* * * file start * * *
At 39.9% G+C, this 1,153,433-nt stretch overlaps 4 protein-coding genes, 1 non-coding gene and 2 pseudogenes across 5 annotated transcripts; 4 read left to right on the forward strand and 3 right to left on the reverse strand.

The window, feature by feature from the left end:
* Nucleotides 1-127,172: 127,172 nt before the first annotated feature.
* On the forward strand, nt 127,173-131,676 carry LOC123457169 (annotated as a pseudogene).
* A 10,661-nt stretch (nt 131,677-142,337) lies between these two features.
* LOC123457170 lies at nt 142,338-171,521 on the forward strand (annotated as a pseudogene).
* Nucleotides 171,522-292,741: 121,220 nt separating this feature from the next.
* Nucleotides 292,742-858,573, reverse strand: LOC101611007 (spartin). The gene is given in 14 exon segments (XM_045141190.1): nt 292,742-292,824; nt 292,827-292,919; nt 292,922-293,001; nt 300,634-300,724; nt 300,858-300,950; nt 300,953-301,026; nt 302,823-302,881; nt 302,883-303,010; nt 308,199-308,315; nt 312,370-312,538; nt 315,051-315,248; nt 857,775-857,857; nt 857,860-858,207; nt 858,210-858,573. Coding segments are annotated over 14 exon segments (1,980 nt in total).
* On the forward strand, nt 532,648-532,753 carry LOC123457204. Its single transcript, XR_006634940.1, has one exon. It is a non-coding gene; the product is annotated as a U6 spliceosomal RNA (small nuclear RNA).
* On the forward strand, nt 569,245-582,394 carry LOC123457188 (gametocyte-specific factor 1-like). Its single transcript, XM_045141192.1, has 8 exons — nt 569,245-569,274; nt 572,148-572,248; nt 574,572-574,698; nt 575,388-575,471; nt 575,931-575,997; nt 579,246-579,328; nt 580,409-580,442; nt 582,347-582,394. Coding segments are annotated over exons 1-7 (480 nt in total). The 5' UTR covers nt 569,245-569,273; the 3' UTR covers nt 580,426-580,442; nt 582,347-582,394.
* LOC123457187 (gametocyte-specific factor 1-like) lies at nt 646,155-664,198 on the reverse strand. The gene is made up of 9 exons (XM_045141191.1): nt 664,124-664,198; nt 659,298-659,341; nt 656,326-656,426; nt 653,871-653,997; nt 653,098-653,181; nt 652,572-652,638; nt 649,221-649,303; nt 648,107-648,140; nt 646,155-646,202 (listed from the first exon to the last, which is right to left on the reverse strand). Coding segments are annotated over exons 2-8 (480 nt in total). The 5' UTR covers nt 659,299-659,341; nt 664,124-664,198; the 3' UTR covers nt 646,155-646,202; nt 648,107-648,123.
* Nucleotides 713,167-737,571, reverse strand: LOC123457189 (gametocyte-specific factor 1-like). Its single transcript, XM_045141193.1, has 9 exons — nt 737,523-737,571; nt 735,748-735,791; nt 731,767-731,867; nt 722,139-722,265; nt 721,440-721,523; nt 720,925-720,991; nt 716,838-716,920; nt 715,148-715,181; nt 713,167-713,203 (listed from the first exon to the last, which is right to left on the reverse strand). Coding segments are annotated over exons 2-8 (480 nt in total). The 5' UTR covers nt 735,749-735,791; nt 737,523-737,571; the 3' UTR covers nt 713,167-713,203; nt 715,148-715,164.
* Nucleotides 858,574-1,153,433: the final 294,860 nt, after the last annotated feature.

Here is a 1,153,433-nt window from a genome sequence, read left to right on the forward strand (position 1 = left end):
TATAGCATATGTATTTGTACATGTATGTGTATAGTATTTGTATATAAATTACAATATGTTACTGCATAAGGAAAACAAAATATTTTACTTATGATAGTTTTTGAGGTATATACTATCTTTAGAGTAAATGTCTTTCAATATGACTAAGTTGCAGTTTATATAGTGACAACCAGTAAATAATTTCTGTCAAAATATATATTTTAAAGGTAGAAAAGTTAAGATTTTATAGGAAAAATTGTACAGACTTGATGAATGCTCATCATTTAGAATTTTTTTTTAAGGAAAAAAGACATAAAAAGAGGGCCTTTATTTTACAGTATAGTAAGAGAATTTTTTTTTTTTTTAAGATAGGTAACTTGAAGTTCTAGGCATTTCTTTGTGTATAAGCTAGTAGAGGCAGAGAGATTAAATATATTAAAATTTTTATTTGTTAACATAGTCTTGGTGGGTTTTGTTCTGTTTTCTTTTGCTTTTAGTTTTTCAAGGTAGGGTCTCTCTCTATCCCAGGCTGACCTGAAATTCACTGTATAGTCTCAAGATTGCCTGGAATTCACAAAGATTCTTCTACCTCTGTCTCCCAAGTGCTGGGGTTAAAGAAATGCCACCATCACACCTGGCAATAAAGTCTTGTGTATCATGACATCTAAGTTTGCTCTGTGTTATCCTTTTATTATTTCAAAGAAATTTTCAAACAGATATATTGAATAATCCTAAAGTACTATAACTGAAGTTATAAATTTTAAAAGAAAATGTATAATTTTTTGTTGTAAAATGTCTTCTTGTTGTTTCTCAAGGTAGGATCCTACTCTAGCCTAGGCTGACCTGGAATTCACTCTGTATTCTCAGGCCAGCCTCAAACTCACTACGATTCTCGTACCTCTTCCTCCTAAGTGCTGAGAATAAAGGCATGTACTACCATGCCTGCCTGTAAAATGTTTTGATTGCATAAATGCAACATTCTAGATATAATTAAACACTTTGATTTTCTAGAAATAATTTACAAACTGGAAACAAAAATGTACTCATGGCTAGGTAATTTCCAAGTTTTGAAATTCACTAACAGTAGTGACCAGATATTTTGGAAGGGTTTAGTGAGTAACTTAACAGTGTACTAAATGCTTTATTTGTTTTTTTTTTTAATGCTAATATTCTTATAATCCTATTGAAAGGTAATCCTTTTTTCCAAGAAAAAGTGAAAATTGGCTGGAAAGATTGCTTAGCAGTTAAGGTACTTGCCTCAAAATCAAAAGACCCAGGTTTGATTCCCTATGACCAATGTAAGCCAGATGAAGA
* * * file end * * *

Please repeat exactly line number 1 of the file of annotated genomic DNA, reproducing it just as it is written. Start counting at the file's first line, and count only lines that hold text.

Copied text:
At 39.9% G+C, this 1,153,433-nt stretch overlaps 4 protein-coding genes, 1 non-coding gene and 2 pseudogenes across 5 annotated transcripts; 4 read left to right on the forward strand and 3 right to left on the reverse strand.